Job Demands and Resources, Teacher Wellbeing, and Turnover Intentions: An examination during COVID-19

Year: 2021

Author: Collie, Rebecca

Type of paper: Symposium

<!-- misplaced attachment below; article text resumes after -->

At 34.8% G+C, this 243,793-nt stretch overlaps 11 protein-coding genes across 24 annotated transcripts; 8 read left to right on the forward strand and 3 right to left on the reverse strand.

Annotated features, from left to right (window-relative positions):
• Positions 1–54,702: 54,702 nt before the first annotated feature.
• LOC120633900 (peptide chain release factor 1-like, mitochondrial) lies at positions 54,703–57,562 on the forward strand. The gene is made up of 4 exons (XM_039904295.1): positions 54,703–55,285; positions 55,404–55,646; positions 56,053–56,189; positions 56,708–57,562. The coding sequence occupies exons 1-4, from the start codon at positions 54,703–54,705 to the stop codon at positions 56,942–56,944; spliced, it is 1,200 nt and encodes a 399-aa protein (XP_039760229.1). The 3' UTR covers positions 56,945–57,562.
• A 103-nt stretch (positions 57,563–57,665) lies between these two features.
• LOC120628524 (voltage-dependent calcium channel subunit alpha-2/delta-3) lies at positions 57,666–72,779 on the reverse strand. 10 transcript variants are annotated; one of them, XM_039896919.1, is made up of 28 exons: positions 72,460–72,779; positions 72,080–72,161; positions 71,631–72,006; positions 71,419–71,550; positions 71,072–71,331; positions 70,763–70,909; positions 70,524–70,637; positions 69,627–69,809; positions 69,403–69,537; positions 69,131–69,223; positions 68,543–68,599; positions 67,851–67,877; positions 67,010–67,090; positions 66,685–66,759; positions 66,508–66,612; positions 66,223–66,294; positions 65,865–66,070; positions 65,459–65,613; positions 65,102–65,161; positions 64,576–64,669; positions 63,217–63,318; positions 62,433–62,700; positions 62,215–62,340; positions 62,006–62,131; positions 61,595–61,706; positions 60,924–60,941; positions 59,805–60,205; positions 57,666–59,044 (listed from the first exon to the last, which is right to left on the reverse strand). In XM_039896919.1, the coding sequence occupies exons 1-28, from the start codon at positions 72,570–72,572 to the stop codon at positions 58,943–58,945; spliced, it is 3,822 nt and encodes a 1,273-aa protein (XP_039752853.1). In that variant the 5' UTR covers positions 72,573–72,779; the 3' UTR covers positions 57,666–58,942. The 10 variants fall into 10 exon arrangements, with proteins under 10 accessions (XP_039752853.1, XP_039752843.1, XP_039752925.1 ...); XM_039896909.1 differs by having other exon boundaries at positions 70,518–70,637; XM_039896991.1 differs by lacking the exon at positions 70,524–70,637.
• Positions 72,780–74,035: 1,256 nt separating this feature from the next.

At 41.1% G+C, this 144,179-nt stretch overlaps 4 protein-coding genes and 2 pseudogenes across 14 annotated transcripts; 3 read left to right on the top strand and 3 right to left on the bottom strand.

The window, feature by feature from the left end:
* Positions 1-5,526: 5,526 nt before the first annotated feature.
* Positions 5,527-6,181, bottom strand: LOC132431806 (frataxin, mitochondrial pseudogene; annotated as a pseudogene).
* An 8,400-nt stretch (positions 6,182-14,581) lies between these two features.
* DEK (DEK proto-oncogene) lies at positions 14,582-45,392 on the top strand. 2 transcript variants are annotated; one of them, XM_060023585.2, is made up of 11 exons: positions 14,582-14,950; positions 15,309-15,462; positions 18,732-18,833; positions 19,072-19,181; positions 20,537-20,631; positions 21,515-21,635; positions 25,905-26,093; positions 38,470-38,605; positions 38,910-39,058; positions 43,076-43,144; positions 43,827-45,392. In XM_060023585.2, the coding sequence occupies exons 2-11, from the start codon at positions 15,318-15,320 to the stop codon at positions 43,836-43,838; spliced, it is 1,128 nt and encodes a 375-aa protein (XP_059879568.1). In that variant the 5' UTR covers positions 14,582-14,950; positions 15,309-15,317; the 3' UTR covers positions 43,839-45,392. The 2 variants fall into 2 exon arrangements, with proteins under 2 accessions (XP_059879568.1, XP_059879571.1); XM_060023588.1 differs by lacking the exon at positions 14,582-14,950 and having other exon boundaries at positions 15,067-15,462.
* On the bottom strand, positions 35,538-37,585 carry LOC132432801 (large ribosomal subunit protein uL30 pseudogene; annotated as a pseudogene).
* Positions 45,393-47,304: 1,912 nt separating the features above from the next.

Background. Increasing attention over the past few years has been directed to the importance of supporting positive teacher outcomes at work. Positive teacher outcomes are not only a worthy end in themselves, they are also linked with important student and school outcomes. Unfortunately, the COVID-19 pandemic has meant that teachers have faced significant stressors in their work and home lives. Identifying factors that play a role in supporting positive teacher outcomes during COVID-19 is, then, important for understanding how teachers can be supported during subsequent waves of COVID-19 or, indeed, other disruptions to education that may occur in future. Aims. The overarching aim of the current study was to examine the role of several job resources and demands in relation to teachers’ outcomes. Two job resources were examined (relatedness with students, relatedness with colleagues), along with two job demands (time pressure, disruptive student behaviour). More precisely, the job resources and demands were examined as predictors of subjective work vitality (i.e., the sense of having energy for and feeling excitement about work) and turnover intentions (i.e., intent to leave one’s job). The study also examined whether the job resources help to buffer the detrimental association of job demands and turnover intentions, and whether the job demands boost the association of job resources with subjective work vitality.Design. Survey data were collected using an online survey from 325 Australian teachers when many schools were reopening after the initial COVID-19 lockdown in May, 2020.Key Findings. Structural equation modelling showed that time pressure (negatively) and relatedness with teachers (positively) were associated with subjective vitality. Disruptive behaviour and time pressure (both positively), along with relatedness with students and subjective vitality (both negatively) were associated with turnover intentions. In addition to these main associations, there was one significant interaction providing evidence of the buffering role of relatedness with students on turnover intentions.Implications. The findings provide knowledge that can help to guide practice going forward. For example, the findings underscore the central role of relatedness with students and colleagues for teachers’ positive workplace outcomes, and provide further evidence that relationships are a worthwhile focus in efforts to increase wellbeing and reduce attrition among teachers. These efforts appear to be particularly important during disruptions like COVID-19. Taken together, the results yield understanding about supporting teachers at work.